One of the highlights of my sabbatical was an overnight camping trip near the Chihuahuan Desert in southern New Mexico. Jon and I decided to do the overnight trip on one of the two days the Trinity Site is open each year, so we could stop by the historic site and learn more about the Manhattan Project and the first atomic test detonation on July 16, 1945.
So, we packed the car and took off for the long, six hour drive through Socorro, the Trinity Site, a gorgeous area called the Valley of Fires (a sprawling valley of ancient petrified lava that's really something to see), then off to Alamogordo to head to our campsite at Oliver Lee Memorial State Park. It rained on our way through Alamogordo, one of New Mexico's dramatic, Indian Summer thunderstorms that lit the brooding sky on fire and cooled off the 80-degree temperatures.
We arrived at our campsite after the rain, and a couple hours before dark, just in time to set up camp in the waning daylight. The campsites around us were abuzz with activity: families setting up their tents or hooking up their RVs to a water source, walking around to orient themselves to the grounds and exercise their dogs--until suddenly Jon and I noticed that the campground became very quiet. Everyone had disappeared, and we realized that we were the only ones left on the grounds. We joked that perhaps incognito G-men from the nearby White Sands Missile Range stealthily abducted them and that perhaps we were the rejects.
I walked to the ranger station to see if anyone was still on duty, but it was closed. Instead, I found an announcement on the bulletin board that a full moon was to rise that night. Everyone had gone to a 7:00 storytelling about native American moon folklore at the group shelter. Apparently the park rangers do this for every advent of a full moon at Oliver Lee park, and it's such a great idea. Too bad we missed it, but we certainly didn't miss the drama and the glory of the full moon slowly making its grandiose entrance over the Sacramento mountains escarpment, shining brighter than any flashlight ever could. It was so close to the earth, its light shone nearly like daylight well into the wee hours of the morning--and it was fabulous. We toasted the moon with a glass of wine while cooking our dinner over an open fire and retiring to a game of gin rummy by moonlight.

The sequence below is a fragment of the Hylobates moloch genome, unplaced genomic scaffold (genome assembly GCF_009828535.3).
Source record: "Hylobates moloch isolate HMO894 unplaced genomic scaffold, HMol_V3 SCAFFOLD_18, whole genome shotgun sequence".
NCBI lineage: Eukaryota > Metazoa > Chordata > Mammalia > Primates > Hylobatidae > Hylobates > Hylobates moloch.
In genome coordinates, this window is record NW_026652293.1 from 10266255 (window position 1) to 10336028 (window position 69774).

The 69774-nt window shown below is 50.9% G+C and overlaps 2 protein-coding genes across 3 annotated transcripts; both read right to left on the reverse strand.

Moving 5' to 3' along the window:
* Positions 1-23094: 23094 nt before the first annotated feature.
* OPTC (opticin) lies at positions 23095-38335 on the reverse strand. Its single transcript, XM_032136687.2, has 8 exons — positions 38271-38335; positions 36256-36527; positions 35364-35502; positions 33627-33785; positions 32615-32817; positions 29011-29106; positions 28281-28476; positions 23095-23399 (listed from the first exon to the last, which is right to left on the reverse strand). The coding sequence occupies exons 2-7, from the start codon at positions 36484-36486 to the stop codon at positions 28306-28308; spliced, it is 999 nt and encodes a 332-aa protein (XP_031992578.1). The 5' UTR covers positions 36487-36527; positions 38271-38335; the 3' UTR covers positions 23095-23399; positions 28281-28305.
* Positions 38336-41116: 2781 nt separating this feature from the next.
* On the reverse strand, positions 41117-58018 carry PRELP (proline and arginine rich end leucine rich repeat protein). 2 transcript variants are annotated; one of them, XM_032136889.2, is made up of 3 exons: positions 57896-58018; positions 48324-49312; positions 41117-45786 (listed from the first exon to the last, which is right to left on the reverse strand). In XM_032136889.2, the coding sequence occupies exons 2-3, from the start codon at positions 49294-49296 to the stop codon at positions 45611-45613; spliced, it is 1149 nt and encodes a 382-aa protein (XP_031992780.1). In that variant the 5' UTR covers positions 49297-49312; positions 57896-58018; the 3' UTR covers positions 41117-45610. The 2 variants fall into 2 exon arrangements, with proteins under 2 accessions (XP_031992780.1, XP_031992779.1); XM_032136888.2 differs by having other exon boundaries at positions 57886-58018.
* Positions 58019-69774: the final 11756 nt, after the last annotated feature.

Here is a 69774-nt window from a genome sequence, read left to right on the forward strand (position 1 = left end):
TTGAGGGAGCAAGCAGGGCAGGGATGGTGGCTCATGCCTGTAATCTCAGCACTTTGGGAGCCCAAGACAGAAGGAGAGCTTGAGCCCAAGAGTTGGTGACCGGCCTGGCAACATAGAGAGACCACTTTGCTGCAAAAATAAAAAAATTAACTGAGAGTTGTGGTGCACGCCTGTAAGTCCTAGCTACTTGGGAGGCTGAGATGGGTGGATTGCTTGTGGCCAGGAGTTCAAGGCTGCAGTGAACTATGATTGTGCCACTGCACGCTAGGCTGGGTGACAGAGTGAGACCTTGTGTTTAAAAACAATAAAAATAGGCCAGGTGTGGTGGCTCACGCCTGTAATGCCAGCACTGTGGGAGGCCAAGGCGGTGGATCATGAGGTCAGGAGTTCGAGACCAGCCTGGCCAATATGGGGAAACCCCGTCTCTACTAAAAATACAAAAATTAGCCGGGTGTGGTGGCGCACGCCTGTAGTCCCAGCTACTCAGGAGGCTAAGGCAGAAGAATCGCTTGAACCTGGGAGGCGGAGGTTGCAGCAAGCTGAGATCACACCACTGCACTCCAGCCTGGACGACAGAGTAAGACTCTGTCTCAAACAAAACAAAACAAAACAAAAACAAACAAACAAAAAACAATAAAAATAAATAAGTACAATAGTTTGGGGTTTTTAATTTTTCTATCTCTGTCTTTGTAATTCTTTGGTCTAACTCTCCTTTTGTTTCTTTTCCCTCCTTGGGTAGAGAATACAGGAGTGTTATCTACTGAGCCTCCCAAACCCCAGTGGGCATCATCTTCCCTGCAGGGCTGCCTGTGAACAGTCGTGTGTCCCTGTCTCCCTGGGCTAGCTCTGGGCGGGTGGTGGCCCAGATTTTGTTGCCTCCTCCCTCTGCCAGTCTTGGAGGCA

In the morning we cooked breakfast, packed camp, and took a quick hike up part of the Dog Canyon trail, the main attraction at Oliver Lee. We didn't make it very far into the canyon before deciding to turn around as we were running short on time, but by all accounts it's a New Mexico hike you don't want to miss. On our drive out of the camping area, we were greeted by a tarantula wandering lost in the road, perhaps to tell us, "y'all come back now, ya hear?". This was the first time either of us had encountered a live tarantula in nature, and it was the crescendo to an already fascinating trip.
After our short hike, we headed to White Sands national monument to play in the blinding gypsum dunes for a couple of hours before making the long drive back home. Growing up in New Mexico, I only had one opportunity to visit this unique place in all the world but was thwarted by a haboob-style sandstorm, and being only 12 miles away this time around, I didn't want to miss even just a short visit.
Mid-way home, we had the pleasure of stopping at Laughing Sheep farm near Lincoln, New Mexico, to stock up on grass-fed beef, pork, and elk--the latter for dinner that evening, thanks to the fine cooking skills of our dear friends and neighbors Karen and Jerry. After communing with nature as we had that weekend, it was fitting to sit down to a well-cooked meal that was itself well-fed.
Some people travel the world on their sabbaticals--a wise and wonderful choice--but I chose to explore local treasures, and discovered that I am none the poorer.